May 31, 2017

The Growing Addiction Problem in Saudi Arabia

Kingdom Of Saudi Arabia

The Growing Addiction Problem in Saudi Arabia

The escalating substance abuse and addiction issues emulating from the Saudi Arabia region are fast-becoming well-known issues, that can no longer be swept under the rug by Saudi officials and decision makers.

New information and statistics regarding the ever-present drug epidemic that has gripped the region over the past decade or more can no longer de denied by the powers that be. In 2015, through the months of January to May, the authorities in Saudi Arabia executed 84 people that were accused of drug smuggling. A clear sign that the presence of illicit drugs is well established in the Arab territories. Due to the stringent cultural and religious norms throughout the region, lack of data and insufficient research has made this problem one that has been difficult to quantify, further isolating the actual reality of these issues.

Since 2004, Saudi Arabia has reported the highest number of amphetamine seizures in the world. That number making up a staggering 30% of the global figure. In Saudi Arabia, the majority of drug-related emergency room visits are due to reported drug abuse, the main drugs reported being: sympathomimetic (used for promoting stimulation of sympathetic nerves), opiates, and psychotherapeutic drugs like Benzodiazepines.

The Increase in Availability

The 2015 execution of 84 suspected drug traffickers was a clear indication that authorities are prepared and to tackle any drug issue that they encounter. This, although in-line with usual harsh treatment of drug offenders, has not seemed to deter traffickers to a large degree. It is said that once in their lifetime a Muslim should make the sacred journey to the holy places of Mecca and Medina. It has however also been said, that that is the same goal of every drug dealer in the Arab region, under the guise of being a devout and devoted Muslim.

The declaration of war by Saudi Arabia on its neighboring Yemen decreased the quality of the regions border controls, thus allowing for the increase in trafficking of illicit drugs. According to the Minister of Interior Affairs, the volume of hashish and amphetamines intercepted along the southern border, in the 5 months since the declaration, decreased by as much as 75% and 95% respectively. It was further reported that Yemeni traffickers started using drones to smuggle the narcotics across the border.

Although the majority of the local workforce has been imported from all corners of the globe, authorities at the National Commission for Drug Control say that only 22% of the drug smuggling has been provided by foreigners and expats. Furthermore, it has been stated that the import of drugs is aided by the Kingdoms’ youth itself. Exceptionally high unemployment rates among the country’s younger generations has contributed heavily to this growing epidemic. Approximately two-thirds of the country’s youths under the age of 30 years old, that’s around 20-million people, remain unemployed, and will continue to make the drug trafficking industry prosper and flourish while unemployment still runs rife.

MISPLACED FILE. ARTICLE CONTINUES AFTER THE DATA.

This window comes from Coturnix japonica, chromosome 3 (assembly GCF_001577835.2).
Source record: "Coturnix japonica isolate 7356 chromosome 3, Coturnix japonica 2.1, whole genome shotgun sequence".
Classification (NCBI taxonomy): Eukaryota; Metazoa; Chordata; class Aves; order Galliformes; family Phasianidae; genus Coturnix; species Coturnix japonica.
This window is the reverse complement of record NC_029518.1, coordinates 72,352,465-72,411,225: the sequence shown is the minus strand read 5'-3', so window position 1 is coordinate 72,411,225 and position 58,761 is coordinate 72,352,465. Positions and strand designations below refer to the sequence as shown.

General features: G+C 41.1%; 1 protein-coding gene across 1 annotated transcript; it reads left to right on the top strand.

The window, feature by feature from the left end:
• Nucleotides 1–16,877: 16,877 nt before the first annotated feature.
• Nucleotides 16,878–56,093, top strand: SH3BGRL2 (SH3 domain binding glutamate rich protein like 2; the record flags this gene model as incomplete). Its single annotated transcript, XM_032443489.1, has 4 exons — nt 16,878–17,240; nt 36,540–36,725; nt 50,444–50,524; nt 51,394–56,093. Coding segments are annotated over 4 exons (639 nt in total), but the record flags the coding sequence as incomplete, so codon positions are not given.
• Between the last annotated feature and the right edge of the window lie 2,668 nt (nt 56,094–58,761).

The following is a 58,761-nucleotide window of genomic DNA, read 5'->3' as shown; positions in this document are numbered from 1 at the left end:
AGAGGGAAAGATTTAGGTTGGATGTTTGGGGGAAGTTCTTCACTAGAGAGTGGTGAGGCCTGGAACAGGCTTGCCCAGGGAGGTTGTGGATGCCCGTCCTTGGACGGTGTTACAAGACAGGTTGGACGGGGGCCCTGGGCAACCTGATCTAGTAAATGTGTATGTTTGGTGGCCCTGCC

Social Trends, Social Issues, and Causes for Concern.

Of course, with the increased supply of narcotics into the Arab region there is a corresponding demand that this supply is meeting. The volume of narcotics entering the country increasing year-on-year. Now these demands for illegal drugs has been fueled by both a number of local and imported factors, all contributing to the growing crisis of addiction throughout the Arab region. The import of foreign workers and the establishment of expat settlements has been a contributing factor to the overall substance abuse issue experienced throughout the region. The lack of any social support structures and unfamiliar environments, as well as language, have led to an increase in the number of cases of depression among expats and their families. This, in turn, has led to an increase in the use of drugs and alcohol to escape the pains of this new reality. According to Saudi psychologists and sociologists, the lack of physical activity, attempts to self-treat depression, and simply being bored are some of the big reasons for drug use and abuse.

Further dampening the coming out of people with drug and alcohol use problems and issues are the cultural stigmas posed upon people who suffer from these problems in the Middle Eastern culture. It is not common place in this society to publicly discuss any issues of drug addiction, further depressing the issue for those involved, related or concerned. A popular stimulant that is locally grown throughout the Middle East is Khat (Catha Edulis). Locals along the Saudi Arabian border part of Yemen cultivate this crop there, and consider it to be a part of their daily lives and culture. This cultural norm has further entrenched the hard road that lies ahead for the challenges faced by addicts amidst the Middle Eastern culture.

Although statistics around the precise number of drug addicts in and around the region have been hard to come by, statistics from rehabilitation centers in the area have shown a dramatic increase from the 10 thousand people a year in the 2000’s, to currently treating more than 50 thousand patients annually. The rising drug epidemic and corresponding addiction crisis is something that needs to be tackled head on, and in a more open form of acknowledgement. The numbers don’t lie, and at this rate, they don’t seem to be slowing at any time in the near future.